Lately, I’ve been reading a fascinating work on the King James Bible produced by Baylor University Press. The King James Bible and the World It Made edited by David Lyle Jeffrey includes contributions from Mark Noll, Alister McGrath, Lamin Sanneh, David Bebbington, Robert Altar, Philip Jenkins, Laura Knoppers and others. The book is a collection of essays reflecting on the legacy of the King James Bible. But these essays are a cut above the typical book touting the King James on its 400th Anniversary. Many of the essays offer profound historical insights and analysis on the King James Bible.
David Bebbington, professor of History at the University of Stirling, Scotland, pointed out the fact that the King James Version was not always known as “The Authorized Version.” The title was first applied to the King James Version in 1805 by the newly created British and Foreign Bible Society.
The following conclusion to Bebbington’s chapter, captures his contention that “the enthusiasm for the translation of 1611 rose and fell with the growth and decay of Romantic sensibility.”
Over the previous two and a half centuries, the King James Bible had passed through a striking trajectory. In the middle years of the eighteenth century, the version was generally used but not especially respected. Its status rose from the last years of the century onwards as a taste for the past developed, the translation became identified with national feeling, the British and Foreign Bible Society circulated it, and the title the “Authorized Version” emerged. Criticism of the defects of the translation nevertheless created a demand for revision, but both the practice of the revisers and the reaction of the public confirmed the high esteem enjoyed by the King James Version. Appreciation by a wide cross section of the population culminated in the celebrations of 1911, when it was hailed as a marvel of religion and literature alike. The English Bible, it was generally held around that date, was the foundation of national greatness. Dissenting voices came from critical scholars, Roman Catholics, devotees of Tyndale, and increasingly from those within the churches who thought the cult of the Bible as literature was obscuring its spiritual value. The result was the plethora of new translations which gradually eclipsed the Authorized Version during the later twentieth century. The rearguard defense of the older Bible was mounted by intellectuals concerned for its cultural role and conservative evangelicals bolstering their doctrinal position. The former were rather more salient than the latter by 2011. The changing estimate of the King James Bible was clearly bound up with the whole history of Britain during the period, political as well as ecclesiastical, social as well as intellectual, but the key explanation for the trajectory was identified by both C.S. Lewis and Ronald Knox. The two men pointed out that the enthusiasm for the translation of 1611 rose and fell with the growth and decay of Romantic sensibility. A “taste for the primitive and the passionate,” as Lewis called it, flourished in Britain during the nineteenth and much of the twentieth centuries, but was superseded in the later twentieth century by other attitudes that have been variously labelled “expressivist,” “postmodernist,” or simply “anti-Romantic.” The Authorized Version, fortified by the preferences of the times, could withstand the call for greater accuracy in the nineteenth century but not the challenge of more intelligible versions in the twentieth. This cultural factor, more than any other, explains the altering fortunes of the translation of 1611. The reputation of the King James Bible in Britain was hugely but temporarily enhanced by Romantic feeling. (pg. 65-66)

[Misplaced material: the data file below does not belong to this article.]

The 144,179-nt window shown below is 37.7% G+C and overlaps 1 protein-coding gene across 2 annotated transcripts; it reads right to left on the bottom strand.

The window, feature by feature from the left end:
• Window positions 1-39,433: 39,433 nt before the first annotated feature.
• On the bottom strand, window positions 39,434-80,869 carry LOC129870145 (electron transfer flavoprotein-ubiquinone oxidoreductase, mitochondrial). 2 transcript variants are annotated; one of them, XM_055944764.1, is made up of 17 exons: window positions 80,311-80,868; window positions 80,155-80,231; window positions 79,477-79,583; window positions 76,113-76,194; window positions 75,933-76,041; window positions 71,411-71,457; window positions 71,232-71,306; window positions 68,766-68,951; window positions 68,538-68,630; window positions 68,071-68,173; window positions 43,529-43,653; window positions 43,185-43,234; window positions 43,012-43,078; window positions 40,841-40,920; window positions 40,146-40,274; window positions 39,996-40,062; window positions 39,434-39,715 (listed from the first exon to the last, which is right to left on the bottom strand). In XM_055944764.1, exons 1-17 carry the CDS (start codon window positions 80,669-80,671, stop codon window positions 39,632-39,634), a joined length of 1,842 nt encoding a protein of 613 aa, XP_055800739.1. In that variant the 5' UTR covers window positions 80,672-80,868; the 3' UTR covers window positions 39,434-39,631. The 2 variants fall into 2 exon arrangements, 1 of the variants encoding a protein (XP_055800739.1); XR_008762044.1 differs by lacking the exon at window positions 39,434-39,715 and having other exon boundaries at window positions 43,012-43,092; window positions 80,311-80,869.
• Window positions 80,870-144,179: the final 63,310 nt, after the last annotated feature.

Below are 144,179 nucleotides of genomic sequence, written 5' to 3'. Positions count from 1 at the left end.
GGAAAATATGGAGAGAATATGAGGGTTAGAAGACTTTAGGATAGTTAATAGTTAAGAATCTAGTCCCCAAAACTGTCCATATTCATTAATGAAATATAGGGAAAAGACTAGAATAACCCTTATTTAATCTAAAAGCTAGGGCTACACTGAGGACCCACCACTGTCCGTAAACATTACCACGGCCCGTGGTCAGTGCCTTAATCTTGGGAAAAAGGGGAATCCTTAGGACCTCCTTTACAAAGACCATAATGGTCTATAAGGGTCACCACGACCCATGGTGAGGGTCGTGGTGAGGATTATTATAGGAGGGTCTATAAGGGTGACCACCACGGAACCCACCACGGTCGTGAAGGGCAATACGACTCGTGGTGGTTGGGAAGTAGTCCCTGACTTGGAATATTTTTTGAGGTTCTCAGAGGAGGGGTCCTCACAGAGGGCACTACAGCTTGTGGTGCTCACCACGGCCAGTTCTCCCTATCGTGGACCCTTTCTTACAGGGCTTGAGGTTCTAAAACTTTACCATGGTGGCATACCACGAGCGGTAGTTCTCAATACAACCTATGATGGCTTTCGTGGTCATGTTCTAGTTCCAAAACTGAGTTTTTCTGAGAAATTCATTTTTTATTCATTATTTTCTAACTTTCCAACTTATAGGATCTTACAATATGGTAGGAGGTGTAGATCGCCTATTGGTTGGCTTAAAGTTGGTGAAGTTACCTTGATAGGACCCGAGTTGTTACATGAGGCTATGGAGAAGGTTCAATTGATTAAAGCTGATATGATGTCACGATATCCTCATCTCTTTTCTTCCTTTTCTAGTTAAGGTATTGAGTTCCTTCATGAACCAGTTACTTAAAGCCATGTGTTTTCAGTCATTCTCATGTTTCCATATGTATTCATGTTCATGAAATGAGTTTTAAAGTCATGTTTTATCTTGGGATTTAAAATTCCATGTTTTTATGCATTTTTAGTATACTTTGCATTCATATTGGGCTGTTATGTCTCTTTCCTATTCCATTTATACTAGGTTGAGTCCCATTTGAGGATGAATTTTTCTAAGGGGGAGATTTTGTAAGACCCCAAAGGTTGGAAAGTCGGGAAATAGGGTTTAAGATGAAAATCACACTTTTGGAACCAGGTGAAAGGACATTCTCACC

Disclaimer: This book was provided by Baylor University Press for review. I was under no obligation to offer a favorable review.